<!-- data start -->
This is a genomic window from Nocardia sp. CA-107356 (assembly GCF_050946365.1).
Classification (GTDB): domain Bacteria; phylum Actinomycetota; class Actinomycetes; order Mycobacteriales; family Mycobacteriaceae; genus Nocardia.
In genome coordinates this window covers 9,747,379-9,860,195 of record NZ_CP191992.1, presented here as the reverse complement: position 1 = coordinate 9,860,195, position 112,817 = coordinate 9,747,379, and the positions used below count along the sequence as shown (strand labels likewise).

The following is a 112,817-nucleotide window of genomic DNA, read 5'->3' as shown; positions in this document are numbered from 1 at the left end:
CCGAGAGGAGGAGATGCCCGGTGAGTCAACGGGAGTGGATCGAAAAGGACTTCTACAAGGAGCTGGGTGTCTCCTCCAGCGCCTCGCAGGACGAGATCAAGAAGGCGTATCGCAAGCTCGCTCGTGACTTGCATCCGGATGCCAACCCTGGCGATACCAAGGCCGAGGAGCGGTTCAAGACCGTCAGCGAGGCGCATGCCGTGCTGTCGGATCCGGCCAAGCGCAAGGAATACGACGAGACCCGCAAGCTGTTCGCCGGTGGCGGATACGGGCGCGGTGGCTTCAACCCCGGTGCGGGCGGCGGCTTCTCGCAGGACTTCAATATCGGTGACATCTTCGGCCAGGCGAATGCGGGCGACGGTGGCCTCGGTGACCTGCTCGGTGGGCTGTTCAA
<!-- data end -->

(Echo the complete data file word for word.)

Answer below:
This is a genomic window from Nocardia sp. CA-107356 (assembly GCF_050946365.1).
Classification (GTDB): domain Bacteria; phylum Actinomycetota; class Actinomycetes; order Mycobacteriales; family Mycobacteriaceae; genus Nocardia.
In genome coordinates this window covers 9,747,379-9,860,195 of record NZ_CP191992.1, presented here as the reverse complement: position 1 = coordinate 9,860,195, position 112,817 = coordinate 9,747,379, and the positions used below count along the sequence as shown (strand labels likewise).

The following is a 112,817-nucleotide window of genomic DNA, read 5'->3' as shown; positions in this document are numbered from 1 at the left end:
CCGAGAGGAGGAGATGCCCGGTGAGTCAACGGGAGTGGATCGAAAAGGACTTCTACAAGGAGCTGGGTGTCTCCTCCAGCGCCTCGCAGGACGAGATCAAGAAGGCGTATCGCAAGCTCGCTCGTGACTTGCATCCGGATGCCAACCCTGGCGATACCAAGGCCGAGGAGCGGTTCAAGACCGTCAGCGAGGCGCATGCCGTGCTGTCGGATCCGGCCAAGCGCAAGGAATACGACGAGACCCGCAAGCTGTTCGCCGGTGGCGGATACGGGCGCGGTGGCTTCAACCCCGGTGCGGGCGGCGGCTTCTCGCAGGACTTCAATATCGGTGACATCTTCGGCCAGGCGAATGCGGGCGACGGTGGCCTCGGTGACCTGCTCGGTGGGCTGTTCAA